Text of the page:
Like every morning,


Lisa woke up with difficulties, TV eyes and no real enthusiasm.

She had a very short night, and wasn't used to sleep in a soft bed. She didn't remember everything about last night, but she had a feeling that a little something happened; something that drastically changed her.

 All she recalled was her visit to an exhibition from a murky artist called Patrick Mimran. She could not find anything special to say or think about the paintings that she saw. It was just another show with boring people. She was waiting for her friend Julia, who came all dressed in black with a colorful cool scarf from Allezzou. They went to a trendy new place with weird and loud music and full of people.  They sat at the bar and asked for two mojitos. The place looked like an art installation, with videos playing on the ceiling. They stared at the crowd and did not see any nice-looking guys. They looked at each other with a smile and went out on the street to smoke a joint. They looked up as the smoke rose and their attention became captured by a billboard on the High Line on 22nd Street.  There in bold and black it was written:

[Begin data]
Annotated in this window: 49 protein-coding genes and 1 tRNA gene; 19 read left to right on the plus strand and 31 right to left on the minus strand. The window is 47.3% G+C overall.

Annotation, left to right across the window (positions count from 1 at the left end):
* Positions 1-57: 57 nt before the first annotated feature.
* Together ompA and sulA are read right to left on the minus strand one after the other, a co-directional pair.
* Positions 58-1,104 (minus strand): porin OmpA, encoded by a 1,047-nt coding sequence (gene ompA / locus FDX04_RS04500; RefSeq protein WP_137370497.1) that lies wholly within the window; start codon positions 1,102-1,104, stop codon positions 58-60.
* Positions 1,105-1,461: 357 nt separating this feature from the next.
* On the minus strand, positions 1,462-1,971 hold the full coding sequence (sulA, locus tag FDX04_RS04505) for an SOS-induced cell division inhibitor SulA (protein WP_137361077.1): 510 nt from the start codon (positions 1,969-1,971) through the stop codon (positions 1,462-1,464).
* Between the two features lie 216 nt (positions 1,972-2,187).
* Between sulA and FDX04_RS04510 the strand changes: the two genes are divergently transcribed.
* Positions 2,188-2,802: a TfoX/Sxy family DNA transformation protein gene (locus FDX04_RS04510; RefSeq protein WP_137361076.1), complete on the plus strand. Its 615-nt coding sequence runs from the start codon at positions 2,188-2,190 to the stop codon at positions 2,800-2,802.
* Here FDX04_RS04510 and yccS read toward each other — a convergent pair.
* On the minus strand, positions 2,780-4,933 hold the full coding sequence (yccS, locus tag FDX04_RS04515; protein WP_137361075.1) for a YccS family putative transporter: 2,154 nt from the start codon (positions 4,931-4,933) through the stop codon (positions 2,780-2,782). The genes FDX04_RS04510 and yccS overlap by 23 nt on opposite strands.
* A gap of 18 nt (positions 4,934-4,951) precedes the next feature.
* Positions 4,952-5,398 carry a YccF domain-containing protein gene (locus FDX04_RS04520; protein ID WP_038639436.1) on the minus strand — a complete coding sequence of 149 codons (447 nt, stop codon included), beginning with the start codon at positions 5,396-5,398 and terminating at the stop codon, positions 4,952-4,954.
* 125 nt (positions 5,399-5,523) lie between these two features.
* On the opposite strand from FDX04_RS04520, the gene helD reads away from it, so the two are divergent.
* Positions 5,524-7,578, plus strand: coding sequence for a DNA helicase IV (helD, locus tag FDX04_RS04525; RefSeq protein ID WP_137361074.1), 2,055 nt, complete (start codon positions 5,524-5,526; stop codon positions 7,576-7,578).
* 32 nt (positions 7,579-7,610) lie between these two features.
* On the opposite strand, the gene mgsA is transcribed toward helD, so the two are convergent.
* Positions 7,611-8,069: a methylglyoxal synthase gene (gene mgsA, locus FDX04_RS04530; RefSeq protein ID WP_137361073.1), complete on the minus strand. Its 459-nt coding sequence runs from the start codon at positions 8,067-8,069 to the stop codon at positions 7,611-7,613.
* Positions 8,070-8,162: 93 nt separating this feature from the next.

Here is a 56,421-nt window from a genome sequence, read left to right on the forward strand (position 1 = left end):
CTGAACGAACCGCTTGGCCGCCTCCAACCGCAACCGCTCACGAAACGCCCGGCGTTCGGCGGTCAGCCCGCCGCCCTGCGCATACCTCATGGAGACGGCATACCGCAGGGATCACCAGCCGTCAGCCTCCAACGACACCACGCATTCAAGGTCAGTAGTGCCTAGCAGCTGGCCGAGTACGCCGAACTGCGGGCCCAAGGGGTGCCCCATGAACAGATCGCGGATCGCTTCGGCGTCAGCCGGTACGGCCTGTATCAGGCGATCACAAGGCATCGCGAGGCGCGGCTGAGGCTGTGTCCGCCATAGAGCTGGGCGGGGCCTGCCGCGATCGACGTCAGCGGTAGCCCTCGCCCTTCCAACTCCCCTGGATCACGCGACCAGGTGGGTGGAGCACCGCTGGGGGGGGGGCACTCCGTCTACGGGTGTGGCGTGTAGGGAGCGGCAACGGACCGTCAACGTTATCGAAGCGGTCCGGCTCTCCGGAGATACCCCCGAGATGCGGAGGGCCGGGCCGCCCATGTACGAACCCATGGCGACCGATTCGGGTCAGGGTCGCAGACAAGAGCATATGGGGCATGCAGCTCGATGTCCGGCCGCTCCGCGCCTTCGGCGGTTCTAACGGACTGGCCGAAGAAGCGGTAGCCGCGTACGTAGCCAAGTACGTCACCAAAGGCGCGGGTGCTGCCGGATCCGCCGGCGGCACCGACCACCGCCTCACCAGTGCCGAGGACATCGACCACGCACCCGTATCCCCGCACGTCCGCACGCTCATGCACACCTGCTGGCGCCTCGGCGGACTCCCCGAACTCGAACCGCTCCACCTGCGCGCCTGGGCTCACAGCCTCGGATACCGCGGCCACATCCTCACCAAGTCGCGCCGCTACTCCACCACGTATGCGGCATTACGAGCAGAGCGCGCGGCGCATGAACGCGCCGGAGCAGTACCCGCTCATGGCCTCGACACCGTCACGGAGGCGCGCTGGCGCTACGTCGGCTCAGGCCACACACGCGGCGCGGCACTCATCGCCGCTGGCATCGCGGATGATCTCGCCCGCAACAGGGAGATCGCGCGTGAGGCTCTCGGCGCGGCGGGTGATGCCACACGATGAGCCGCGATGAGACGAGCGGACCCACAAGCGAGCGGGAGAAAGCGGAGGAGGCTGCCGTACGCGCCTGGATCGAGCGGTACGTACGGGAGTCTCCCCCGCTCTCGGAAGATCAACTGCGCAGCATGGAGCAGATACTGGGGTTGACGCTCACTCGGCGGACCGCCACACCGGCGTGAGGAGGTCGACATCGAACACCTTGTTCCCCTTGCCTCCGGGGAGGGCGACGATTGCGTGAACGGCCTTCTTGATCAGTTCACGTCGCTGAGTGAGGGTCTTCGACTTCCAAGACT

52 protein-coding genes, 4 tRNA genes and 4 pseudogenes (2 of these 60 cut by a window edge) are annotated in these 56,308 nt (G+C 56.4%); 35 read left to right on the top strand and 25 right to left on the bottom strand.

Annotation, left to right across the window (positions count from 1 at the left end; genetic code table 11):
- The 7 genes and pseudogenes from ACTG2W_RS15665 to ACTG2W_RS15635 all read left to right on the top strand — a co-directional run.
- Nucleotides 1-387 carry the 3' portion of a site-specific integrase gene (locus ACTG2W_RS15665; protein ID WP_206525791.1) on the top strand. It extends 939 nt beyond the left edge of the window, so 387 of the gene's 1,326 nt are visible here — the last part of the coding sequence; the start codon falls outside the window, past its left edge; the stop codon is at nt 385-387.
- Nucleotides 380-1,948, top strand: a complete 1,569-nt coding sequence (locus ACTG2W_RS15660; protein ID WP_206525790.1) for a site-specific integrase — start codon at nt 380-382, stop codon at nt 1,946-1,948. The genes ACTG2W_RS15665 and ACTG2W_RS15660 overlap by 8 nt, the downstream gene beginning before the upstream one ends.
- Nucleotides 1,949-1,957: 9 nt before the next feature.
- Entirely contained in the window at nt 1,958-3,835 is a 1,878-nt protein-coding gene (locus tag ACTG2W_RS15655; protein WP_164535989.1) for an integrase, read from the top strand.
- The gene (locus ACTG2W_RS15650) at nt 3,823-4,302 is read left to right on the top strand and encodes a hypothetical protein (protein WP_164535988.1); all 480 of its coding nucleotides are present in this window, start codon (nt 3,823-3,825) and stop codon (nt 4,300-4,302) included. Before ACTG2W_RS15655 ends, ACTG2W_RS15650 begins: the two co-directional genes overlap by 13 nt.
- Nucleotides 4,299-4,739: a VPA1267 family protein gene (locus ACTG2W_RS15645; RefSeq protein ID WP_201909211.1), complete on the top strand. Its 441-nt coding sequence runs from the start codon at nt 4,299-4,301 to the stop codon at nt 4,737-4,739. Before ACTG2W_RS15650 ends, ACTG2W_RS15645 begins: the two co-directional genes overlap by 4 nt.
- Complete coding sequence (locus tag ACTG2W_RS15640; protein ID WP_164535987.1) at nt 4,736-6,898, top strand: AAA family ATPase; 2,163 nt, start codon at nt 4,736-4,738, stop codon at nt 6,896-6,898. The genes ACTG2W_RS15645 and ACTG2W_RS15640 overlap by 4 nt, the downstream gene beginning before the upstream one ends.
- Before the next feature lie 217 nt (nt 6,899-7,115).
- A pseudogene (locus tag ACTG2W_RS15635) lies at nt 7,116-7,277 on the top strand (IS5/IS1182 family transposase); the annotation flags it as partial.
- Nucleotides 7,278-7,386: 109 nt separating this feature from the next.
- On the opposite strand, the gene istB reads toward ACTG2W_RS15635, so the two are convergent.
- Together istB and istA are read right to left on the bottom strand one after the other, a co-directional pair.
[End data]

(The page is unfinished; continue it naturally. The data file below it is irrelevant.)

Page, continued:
"Art is everywhere but not in everything."


As they began to laugh, Lisa took a photograph of Julia in front of the massive ad with her cell phone. She uploaded the photo to Instagram, with the hashtag Chelsea. The girls then went back, hand in hand, to finish their drinks. Julia suggested having a second last drink but at her place, since she lived two blocks away.  Lisa agreed and they walked to the front of a new building, entered the hall, took the elevator to the fifth floor and Julia opened the door. It was a nice place, painted in white, with a comfortable sofa. There were colorful skies on the walls and a marble table that held fashion and architectural magazines, as well as a copy of the Portland Press Herald.


While Julia was fixing drinks, Lisa was playing with her smart phone.  She downloaded a new app called Aphos and was intrigued by it. She registered the app and did something that she would never have done before. She expressed herself freely, with no boundaries about her ideas, life, art, sexuality and politics. For the first time in her life Lisa was convinced that what she was doing had meaning and she had a chance to change something in her life and in the world. She wrote a few short sentences, signed Lisa and posted them online. Julia came with the drinks, sat close to Lisa, made eye contact and kissed her.